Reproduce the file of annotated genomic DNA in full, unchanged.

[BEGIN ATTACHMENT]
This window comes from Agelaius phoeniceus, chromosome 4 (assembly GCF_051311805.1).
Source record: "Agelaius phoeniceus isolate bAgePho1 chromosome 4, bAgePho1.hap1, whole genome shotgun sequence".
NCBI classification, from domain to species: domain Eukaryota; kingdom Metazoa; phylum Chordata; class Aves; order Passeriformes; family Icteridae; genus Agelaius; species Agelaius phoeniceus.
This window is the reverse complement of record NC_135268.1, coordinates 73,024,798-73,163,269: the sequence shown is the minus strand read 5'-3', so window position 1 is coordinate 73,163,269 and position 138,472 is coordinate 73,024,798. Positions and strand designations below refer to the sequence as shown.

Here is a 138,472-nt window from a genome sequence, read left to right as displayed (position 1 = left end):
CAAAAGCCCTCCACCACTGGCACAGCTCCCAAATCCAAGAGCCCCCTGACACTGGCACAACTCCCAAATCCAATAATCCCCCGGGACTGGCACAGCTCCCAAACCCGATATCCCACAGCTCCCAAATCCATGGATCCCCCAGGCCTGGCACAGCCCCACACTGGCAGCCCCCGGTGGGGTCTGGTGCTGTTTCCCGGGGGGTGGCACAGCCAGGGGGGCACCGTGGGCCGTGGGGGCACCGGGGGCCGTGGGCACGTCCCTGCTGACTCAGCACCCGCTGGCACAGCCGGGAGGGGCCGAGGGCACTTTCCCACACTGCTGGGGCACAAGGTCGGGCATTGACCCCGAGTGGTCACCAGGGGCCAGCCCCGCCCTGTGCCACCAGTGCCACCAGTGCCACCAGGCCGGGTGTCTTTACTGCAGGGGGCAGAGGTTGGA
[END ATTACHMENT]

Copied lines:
This window comes from Agelaius phoeniceus, chromosome 4 (assembly GCF_051311805.1).
Source record: "Agelaius phoeniceus isolate bAgePho1 chromosome 4, bAgePho1.hap1, whole genome shotgun sequence".
NCBI classification, from domain to species: domain Eukaryota; kingdom Metazoa; phylum Chordata; class Aves; order Passeriformes; family Icteridae; genus Agelaius; species Agelaius phoeniceus.
This window is the reverse complement of record NC_135268.1, coordinates 73,024,798-73,163,269: the sequence shown is the minus strand read 5'-3', so window position 1 is coordinate 73,163,269 and position 138,472 is coordinate 73,024,798. Positions and strand designations below refer to the sequence as shown.

Here is a 138,472-nt window from a genome sequence, read left to right as displayed (position 1 = left end):
CAAAAGCCCTCCACCACTGGCACAGCTCCCAAATCCAAGAGCCCCCTGACACTGGCACAACTCCCAAATCCAATAATCCCCCGGGACTGGCACAGCTCCCAAACCCGATATCCCACAGCTCCCAAATCCATGGATCCCCCAGGCCTGGCACAGCCCCACACTGGCAGCCCCCGGTGGGGTCTGGTGCTGTTTCCCGGGGGGTGGCACAGCCAGGGGGGCACCGTGGGCCGTGGGGGCACCGGGGGCCGTGGGCACGTCCCTGCTGACTCAGCACCCGCTGGCACAGCCGGGAGGGGCCGAGGGCACTTTCCCACACTGCTGGGGCACAAGGTCGGGCATTGACCCCGAGTGGTCACCAGGGGCCAGCCCCGCCCTGTGCCACCAGTGCCACCAGTGCCACCAGGCCGGGTGTCTTTACTGCAGGGGGCAGAGGTTGGA